Garderobe - A toilet found in a castle. Usually a stone seat with drop behind leading to an exit on the exterior of the castle. They are sometimes disguised externally as machicolations.

Gate House - An outhouse in a castle bawn through which people seeking to enter the castle would have to pass.

Gothic – Style of architecture that evolved from the Romanesque style in the 12th century and lasted until the 16th century. Gothic architecture is defined by its pointed archways which support the weight of the building more efficiently than the Romanesque rounded arch.
Note the pointed arches which are the defining feature of Gothic architecture.  Nenagh Friary, Co. Tipperary.

Grave slabs – Grave marker made of a flat piece of stone and usually laying down.

Groin vault - A type of vaulted ceiling named because of the sharp rib like angles caused by two barrel vaults intersecting. 

Gun-loops - Slits in bawns through with guns were fired during an attack.  Also found in castle walls.
Looking out of a gun-loop at Loughmoe Castle in Co. Tipperary.

Gun turret – Small turret shaped building, often with a conical roof used for defence with a gun placed inside.
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Glossary - F

Fortified House - Built in the late 16th and early 17th centuries, the fortified house emerged as a new type of castle. Designed to repel an attack the fortified house was usually symmetrical with many storeys and huge chimney stacks. Many also had large bawns in which to store cattle at night and defend against attack.

Fortified house at Cloncourse in Co. Laois.

Fortified house attached to the side of an earlier tower house at Loughmoe in Co. Tipperary.

Fosse – A ditch or moat surrounding a defended area. Usually used to describe the ditch around a barrow or ringfort.

Bank and fosse of a ring barrow.

Glossary - E

Embrasure – A recess for doorways and windows in a buildings wall.

Glossary - D

Dogtooth - Type of decoration formed by many small pyramid shapes.

Drawbridge - A bridge that can be lowered and raised, usually over a moat.  Common feature in medieval castles.

Glossary - C

Cairn – Similar to a barrow, a cairn is also a burial mound dating to the Neolithic, Iron and Bronze Ages. Rather than being constructed of earth, cairns are made of loose stone which are then covered in earth.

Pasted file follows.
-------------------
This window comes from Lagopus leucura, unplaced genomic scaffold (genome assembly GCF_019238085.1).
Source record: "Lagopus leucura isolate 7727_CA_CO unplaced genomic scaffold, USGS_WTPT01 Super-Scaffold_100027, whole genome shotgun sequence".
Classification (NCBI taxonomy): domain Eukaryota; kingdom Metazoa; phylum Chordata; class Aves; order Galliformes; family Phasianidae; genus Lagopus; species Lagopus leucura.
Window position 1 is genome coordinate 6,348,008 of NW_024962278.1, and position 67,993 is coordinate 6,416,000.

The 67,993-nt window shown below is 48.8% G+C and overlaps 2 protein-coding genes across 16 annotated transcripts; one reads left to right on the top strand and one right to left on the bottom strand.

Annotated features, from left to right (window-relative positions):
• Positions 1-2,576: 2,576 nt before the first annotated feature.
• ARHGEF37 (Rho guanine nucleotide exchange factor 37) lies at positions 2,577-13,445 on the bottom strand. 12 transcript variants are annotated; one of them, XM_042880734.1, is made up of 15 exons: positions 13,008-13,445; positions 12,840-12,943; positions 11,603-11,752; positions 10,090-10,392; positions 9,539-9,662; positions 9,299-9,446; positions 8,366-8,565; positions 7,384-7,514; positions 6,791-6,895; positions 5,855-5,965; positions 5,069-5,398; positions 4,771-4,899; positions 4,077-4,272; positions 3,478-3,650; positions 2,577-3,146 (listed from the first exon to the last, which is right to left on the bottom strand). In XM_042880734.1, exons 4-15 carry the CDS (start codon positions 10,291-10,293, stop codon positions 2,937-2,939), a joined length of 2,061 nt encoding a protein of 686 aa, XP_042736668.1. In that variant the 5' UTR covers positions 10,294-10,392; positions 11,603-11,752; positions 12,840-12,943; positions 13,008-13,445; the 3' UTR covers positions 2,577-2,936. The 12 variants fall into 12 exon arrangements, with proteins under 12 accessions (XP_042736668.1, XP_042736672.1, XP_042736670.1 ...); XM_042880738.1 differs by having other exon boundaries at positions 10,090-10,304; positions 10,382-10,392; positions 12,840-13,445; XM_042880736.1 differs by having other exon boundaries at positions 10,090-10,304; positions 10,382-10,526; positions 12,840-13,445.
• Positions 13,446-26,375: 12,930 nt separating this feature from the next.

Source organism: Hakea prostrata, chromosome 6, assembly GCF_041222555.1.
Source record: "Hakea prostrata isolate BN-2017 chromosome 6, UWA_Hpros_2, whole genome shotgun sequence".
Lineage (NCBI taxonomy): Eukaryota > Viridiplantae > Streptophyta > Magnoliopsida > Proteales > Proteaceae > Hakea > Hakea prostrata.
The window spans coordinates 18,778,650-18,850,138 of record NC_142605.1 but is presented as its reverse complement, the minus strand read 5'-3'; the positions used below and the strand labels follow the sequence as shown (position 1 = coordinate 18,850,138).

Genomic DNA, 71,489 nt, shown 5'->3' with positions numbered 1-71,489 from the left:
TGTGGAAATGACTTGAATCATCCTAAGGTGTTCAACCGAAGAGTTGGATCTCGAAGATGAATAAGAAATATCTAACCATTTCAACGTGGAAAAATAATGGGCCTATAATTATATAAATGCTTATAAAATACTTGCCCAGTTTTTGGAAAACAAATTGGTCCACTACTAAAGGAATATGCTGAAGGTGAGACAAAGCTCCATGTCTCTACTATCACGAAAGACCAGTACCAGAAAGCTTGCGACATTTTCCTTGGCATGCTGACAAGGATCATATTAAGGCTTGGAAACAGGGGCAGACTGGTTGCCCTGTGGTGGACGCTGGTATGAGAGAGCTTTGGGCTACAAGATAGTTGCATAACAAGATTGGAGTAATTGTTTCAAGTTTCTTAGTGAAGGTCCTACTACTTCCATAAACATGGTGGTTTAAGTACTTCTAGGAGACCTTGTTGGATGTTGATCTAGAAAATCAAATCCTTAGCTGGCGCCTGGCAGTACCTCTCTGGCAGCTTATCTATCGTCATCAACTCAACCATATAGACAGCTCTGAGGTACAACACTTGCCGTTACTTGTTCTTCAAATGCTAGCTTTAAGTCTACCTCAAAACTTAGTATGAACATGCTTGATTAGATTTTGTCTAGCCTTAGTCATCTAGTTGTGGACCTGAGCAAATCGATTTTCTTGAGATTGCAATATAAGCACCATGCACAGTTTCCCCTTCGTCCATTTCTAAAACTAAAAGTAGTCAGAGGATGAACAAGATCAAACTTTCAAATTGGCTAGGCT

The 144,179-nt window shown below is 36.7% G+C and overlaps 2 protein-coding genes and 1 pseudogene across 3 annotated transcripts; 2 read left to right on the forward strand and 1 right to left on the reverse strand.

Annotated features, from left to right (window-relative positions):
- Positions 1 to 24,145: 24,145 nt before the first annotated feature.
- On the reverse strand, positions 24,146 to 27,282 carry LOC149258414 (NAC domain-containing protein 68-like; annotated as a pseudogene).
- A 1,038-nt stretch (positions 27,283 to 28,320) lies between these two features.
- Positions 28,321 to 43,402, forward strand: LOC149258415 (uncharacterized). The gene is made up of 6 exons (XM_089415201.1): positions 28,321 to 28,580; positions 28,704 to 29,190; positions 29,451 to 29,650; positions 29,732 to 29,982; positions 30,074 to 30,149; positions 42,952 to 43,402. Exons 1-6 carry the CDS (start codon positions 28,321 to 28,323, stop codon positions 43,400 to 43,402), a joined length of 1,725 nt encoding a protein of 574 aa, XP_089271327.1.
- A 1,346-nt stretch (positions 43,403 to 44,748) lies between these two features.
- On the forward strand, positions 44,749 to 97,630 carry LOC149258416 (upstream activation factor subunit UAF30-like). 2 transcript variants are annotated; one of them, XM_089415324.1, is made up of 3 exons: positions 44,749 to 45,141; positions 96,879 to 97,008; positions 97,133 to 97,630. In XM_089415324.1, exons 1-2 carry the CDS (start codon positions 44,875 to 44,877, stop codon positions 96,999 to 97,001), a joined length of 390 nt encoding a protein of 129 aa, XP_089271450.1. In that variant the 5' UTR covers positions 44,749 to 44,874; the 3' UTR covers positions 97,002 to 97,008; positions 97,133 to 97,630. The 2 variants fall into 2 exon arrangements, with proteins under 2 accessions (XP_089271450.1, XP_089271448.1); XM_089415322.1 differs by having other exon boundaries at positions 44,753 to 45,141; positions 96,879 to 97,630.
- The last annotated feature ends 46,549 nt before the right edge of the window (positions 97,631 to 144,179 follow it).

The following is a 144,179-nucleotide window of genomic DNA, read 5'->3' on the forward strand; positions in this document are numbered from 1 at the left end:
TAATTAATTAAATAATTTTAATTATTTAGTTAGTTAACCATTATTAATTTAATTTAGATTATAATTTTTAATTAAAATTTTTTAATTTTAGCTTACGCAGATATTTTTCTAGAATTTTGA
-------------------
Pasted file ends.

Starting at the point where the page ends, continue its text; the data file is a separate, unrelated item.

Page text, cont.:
Capstone – The large stone which sits on the portal stones and side stones of a portal dolmen (see portal dolmen)

Cashel - Stone ringfort (see ringfort

Chamber - The area inside a megalithic tomb where a burial is placed.

Chancel -  East end of the church in which the altar is placed.

Chevron - V shaped design that creates a zig-zag shape when place side by side.

Cillin - Burual ground for unbaptised children.

Cist burial - Found underground with a stone base, sides and top. Can be found near standing stones and often have a covering barrow or cairn. Neolithic/Bronze Age.

Cloister – Common part of a monastic settlement.  A cloister consists of a covered arcade.

Closing stone - A stone which closes a megalithic tomb once a burial has been placed inside.

Coarb – The heir (abbot) of a monastery. 

Corbel – A stone that projects from a building with the purpose of supporting roofs and floors.


Crannog – Artificial island on a lake formed by a ring of large boulders being dropped into the water and the inner portion being filled up with earth and brushwood.  These generally date to the early Christian period and were used as dwellings.

Crenallation – Crenallations are also known as battlements and are usually high up on buildings and are parapets divided into short lengths with frequent embrasures.